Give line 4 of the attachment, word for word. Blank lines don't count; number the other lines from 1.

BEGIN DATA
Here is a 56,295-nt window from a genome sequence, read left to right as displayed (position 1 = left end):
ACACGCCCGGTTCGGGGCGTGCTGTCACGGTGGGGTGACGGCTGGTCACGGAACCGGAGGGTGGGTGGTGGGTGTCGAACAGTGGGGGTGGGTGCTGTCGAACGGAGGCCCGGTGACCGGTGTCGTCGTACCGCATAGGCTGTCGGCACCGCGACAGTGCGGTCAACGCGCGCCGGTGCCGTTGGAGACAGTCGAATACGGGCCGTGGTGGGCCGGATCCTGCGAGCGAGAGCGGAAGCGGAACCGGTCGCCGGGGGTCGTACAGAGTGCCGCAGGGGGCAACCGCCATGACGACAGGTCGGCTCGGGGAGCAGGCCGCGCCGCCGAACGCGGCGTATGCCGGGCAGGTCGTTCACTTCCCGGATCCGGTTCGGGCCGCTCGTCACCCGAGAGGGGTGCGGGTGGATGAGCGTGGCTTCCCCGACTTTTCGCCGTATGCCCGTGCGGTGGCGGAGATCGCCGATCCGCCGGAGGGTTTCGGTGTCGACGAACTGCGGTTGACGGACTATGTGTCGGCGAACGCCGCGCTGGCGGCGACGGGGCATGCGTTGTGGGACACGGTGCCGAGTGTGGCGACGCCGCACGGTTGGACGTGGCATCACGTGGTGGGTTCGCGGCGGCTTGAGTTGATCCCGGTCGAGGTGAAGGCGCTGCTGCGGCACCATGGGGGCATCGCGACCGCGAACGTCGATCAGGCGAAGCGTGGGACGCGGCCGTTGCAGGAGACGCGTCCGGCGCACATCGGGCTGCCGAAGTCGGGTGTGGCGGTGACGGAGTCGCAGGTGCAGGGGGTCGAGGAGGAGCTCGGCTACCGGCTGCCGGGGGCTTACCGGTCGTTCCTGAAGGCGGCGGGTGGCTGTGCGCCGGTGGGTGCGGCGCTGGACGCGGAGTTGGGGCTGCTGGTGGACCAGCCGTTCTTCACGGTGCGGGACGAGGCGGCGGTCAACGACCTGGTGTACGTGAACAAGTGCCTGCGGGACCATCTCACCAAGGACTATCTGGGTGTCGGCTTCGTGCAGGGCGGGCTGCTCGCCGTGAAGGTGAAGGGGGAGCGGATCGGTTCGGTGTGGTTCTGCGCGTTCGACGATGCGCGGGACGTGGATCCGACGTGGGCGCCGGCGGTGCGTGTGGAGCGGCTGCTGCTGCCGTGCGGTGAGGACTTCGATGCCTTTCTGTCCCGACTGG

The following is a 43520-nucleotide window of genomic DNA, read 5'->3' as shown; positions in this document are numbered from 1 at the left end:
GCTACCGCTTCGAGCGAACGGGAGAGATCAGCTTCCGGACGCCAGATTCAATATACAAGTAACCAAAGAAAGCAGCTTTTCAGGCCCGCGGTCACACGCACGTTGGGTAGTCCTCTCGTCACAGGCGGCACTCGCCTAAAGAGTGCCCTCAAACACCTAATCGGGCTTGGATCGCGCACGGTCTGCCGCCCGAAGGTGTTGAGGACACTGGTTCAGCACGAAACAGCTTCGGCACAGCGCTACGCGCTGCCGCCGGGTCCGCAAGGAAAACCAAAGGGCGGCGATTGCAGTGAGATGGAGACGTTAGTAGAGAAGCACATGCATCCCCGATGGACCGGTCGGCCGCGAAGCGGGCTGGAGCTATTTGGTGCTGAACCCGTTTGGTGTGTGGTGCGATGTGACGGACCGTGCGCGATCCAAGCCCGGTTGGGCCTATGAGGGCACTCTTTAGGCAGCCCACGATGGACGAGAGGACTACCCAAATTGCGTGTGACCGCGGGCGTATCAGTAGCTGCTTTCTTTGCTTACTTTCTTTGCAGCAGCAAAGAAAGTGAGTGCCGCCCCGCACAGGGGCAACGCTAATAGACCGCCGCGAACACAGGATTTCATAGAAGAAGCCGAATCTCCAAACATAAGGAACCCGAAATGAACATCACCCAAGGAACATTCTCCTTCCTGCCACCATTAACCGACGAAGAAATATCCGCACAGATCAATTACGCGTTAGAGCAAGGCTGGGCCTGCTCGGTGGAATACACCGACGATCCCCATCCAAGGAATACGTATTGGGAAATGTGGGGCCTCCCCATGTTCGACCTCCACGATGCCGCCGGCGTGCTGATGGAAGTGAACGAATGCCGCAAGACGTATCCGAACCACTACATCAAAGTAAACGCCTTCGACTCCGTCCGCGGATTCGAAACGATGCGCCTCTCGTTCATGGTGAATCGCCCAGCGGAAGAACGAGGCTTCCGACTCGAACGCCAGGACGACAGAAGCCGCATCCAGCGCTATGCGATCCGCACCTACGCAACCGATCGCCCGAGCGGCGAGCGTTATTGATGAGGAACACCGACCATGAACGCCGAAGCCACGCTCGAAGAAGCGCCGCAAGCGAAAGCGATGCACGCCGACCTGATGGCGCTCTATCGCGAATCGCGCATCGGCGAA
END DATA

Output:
GCTACCGCTTCGAGCGAACGGGAGAGATCAGCTTCCGGACGCCAGATTCAATATACAAGTAACCAAAGAAAGCAGCTTTTCAGGCCCGCGGTCACACGCACGTTGGGTAGTCCTCTCGTCACAGGCGGCACTCGCCTAAAGAGTGCCCTCAAACACCTAATCGGGCTTGGATCGCGCACGGTCTGCCGCCCGAAGGTGTTGAGGACACTGGTTCAGCACGAAACAGCTTCGGCACAGCGCTACGCGCTGCCGCCGGGTCCGCAAGGAAAACCAAAGGGCGGCGATTGCAGTGAGATGGAGACGTTAGTAGAGAAGCACATGCATCCCCGATGGACCGGTCGGCCGCGAAGCGGGCTGGAGCTATTTGGTGCTGAACCCGTTTGGTGTGTGGTGCGATGTGACGGACCGTGCGCGATCCAAGCCCGGTTGGGCCTATGAGGGCACTCTTTAGGCAGCCCACGATGGACGAGAGGACTACCCAAATTGCGTGTGACCGCGGGCGTATCAGTAGCTGCTTTCTTTGCTTACTTTCTTTGCAGCAGCAAAGAAAGTGAGTGCCGCCCCGCACAGGGGCAACGCTAATAGACCGCCGCGAACACAGGATTTCATAGAAGAAGCCGAATCTCCAAACATAAGGAACCCGAAATGAACATCACCCAAGGAACATTCTCCTTCCTGCCACCATTAACCGACGAAGAAATATCCGCACAGATCAATTACGCGTTAGAGCAAGGCTGGGCCTGCTCGGTGGAATACACCGACGATCCCCATCCAAGGAATACGTATTGGGAAATGTGGGGCCTCCCCATGTTCGACCTCCACGATGCCGCCGGCGTGCTGATGGAAGTGAACGAATGCCGCAAGACGTATCCGAACCACTACATCAAAGTAAACGCCTTCGACTCCGTCCGCGGATTCGAAACGATGCGCCTCTCGTTCATGGTGAATCGCCCAGCGGAAGAACGAGGCTTCCGACTCGAACGCCAGGACGACAGAAGCCGCATCCAGCGCTATGCGATCCGCACCTACGCAACCGATCGCCCGAGCGGCGAGCGTTATTGATGAGGAACACCGACCATGAACGCCGAAGCCACGCTCGAAGAAGCGCCGCAAGCGAAAGCGATGCACGCCGACCTGATGGCGCTCTATCGCGAATCGCGCATCGGCGAA